Is it not possible to use those tools by any power you choose?

I live in a region where I am going against the grain, and the culture doesn't understand my openness. I am quite alone in my larger understanding, however it is still less then your extensive experiance.

How did you transition, I have joined an interfaith club and I hope to find other searchers of truth who understand the need to transend religious creed and accept good from all belief systems. Is not that wisdom?
Thank you so much for reading this,
Greg J.

Posted on Oct 26, 2009 1:10:55 PM PDT
Hi Gregory:

First, a disclaimer in my answer. I was raised as a Quaker (which is a sort of non-Nicene sect of Christianity) and now consider myself a heathen. However, my approach to many questions is fundamentally historical and backwards-looking. I think thus I can answer your questions somewhat tentatively.

First, you ask: "I am coming from a strict Christian mentality/upbringing. I have taken on the Mystic idea of accepting good from where ever I can find it. So my first question is are runes good? What power causes them to work. Does the energy give you a good feeling?"

There isn't a simple answer to that question. The Runes themselves just are. They are not "good" or "evil" but we supply that component. What does give me a "good" feeling is the personal growth I have gained through working with the system as a whole (and that include Norse mythology). I am a stronger and better person as a result. But I wouldn't say that the Runes are good or evil any more than a power saw is.

What principle makes them work? The internal and external worlds are not wholely separate. Mythic element, such as the Runes, can help bridge that gap.

Similarly when we look at the historical and archaeological record, we see the tradition survived intact for centuries following the conversion. Many memorial stones following the conversion include phrases like "May God have mercy on him" or other Christian references. So I am not sure that the Runes themselves are entirely incompatible with Christianity. Also, there are a wide range of uses in the historical record. They range from inflicting harm on people (for example, exile or more often sterility or impotence) to healing, helping with childbirth, etc. in charms which were originally pagan charms invoking The Mothers but later were Christianized to invoke Mary instead.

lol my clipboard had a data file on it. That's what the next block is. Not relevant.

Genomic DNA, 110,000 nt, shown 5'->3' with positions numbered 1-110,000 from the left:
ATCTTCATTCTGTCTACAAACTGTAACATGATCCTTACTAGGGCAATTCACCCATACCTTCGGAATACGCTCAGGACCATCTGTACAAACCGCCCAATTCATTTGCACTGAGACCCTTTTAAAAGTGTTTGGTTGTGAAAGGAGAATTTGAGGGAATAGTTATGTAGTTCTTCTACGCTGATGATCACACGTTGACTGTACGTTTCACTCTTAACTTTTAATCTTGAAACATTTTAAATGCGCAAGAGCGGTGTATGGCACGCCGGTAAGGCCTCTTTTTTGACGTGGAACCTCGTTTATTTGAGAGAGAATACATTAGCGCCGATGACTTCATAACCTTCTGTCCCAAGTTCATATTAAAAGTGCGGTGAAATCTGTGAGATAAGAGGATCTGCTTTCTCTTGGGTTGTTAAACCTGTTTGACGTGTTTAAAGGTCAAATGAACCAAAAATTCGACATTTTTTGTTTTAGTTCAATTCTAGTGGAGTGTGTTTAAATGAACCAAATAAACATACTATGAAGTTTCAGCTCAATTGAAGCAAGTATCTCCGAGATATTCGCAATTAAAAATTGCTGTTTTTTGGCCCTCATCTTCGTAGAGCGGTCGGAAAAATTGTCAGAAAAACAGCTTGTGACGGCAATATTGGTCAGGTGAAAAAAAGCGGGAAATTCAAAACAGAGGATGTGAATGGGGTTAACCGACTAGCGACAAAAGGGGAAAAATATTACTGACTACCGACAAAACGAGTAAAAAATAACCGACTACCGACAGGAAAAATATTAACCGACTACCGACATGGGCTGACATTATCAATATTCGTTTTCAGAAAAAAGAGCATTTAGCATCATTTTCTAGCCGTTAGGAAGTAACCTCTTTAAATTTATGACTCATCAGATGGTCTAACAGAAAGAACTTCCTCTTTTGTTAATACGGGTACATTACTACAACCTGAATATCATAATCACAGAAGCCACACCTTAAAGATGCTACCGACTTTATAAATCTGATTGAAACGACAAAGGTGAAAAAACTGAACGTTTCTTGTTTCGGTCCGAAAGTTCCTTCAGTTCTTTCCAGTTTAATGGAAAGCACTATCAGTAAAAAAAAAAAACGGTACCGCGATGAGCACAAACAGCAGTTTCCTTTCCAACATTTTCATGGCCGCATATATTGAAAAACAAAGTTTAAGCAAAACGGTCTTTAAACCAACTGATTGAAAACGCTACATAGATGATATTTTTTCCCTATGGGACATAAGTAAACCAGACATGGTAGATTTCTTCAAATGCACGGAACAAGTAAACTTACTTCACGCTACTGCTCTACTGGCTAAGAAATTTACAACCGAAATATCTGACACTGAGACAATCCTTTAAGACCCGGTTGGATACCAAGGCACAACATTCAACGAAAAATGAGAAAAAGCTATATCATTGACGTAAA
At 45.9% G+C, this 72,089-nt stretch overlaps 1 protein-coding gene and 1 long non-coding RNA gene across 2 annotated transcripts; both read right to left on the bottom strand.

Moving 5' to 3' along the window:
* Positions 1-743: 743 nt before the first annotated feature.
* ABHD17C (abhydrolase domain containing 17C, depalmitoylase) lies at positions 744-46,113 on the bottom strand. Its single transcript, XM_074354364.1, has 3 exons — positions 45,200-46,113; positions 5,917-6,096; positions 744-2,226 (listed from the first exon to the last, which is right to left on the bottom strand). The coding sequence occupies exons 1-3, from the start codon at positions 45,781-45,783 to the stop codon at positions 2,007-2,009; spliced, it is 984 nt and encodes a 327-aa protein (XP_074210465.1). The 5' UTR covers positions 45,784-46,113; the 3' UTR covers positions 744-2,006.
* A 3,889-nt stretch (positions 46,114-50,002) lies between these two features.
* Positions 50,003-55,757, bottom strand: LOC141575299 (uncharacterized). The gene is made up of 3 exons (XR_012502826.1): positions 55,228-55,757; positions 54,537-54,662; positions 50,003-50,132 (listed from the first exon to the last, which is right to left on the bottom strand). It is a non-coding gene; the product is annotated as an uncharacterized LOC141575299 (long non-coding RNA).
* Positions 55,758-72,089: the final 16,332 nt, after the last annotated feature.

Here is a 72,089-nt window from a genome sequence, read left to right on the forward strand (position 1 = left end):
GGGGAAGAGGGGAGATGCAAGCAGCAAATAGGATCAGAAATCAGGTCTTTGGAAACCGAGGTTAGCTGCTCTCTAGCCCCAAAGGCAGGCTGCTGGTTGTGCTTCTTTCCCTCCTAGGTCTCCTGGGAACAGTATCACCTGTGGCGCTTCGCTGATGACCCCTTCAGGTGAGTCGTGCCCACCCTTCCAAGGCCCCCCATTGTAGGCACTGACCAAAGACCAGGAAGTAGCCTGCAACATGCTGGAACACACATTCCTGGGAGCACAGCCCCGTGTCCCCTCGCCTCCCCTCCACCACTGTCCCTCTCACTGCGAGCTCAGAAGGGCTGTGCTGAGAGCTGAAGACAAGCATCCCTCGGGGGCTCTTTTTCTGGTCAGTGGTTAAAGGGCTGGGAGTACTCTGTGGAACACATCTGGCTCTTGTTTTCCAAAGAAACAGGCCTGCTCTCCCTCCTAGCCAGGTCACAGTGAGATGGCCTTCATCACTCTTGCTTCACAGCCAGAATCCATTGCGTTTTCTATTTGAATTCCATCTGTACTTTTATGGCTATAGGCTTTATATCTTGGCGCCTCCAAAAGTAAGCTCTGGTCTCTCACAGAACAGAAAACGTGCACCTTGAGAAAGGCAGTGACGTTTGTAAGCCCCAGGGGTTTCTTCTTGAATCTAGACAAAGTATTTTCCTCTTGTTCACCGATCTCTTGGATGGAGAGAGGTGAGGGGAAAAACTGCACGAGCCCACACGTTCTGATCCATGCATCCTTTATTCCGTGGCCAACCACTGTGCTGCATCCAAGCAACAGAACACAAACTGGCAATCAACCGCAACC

"I am searching to find a holy language, with deep symbolic meaning, and which is connected with power: validating the divine connection between the tool and the individual"

What you seek is called "Mythology." Every religion has it. I would recommend reading "Myth and Reality" by Mircae Eliade for more on this fascinating topic and how mythology functions in this way.

"So how can runes help me in my quest for all truth? Is there a guide with all possible sets of runes and thier meanings, a few ways to cast and read them without all the magick/ reconstructualist mumbo jumbo?"